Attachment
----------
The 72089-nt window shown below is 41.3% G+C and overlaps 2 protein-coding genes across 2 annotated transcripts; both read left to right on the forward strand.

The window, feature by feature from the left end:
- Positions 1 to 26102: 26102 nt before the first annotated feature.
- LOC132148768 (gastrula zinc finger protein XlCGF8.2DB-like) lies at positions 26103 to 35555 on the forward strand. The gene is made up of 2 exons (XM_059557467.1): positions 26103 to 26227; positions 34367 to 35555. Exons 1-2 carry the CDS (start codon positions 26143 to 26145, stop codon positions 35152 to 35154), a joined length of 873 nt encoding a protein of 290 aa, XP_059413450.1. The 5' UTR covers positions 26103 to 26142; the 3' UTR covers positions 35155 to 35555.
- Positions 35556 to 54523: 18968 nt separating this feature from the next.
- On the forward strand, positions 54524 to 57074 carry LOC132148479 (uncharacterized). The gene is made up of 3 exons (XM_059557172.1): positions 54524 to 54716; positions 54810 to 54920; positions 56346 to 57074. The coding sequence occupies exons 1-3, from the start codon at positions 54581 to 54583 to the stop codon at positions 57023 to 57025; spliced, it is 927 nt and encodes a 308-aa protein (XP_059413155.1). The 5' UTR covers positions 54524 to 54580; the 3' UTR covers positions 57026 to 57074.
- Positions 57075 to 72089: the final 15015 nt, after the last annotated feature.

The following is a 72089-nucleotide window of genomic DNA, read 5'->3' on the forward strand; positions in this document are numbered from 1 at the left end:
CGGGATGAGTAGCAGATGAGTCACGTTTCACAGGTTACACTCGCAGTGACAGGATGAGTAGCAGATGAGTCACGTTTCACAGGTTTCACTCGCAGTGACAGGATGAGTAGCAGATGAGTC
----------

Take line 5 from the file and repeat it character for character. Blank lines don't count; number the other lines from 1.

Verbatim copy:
- Positions 35556 to 54523: 18968 nt separating this feature from the next.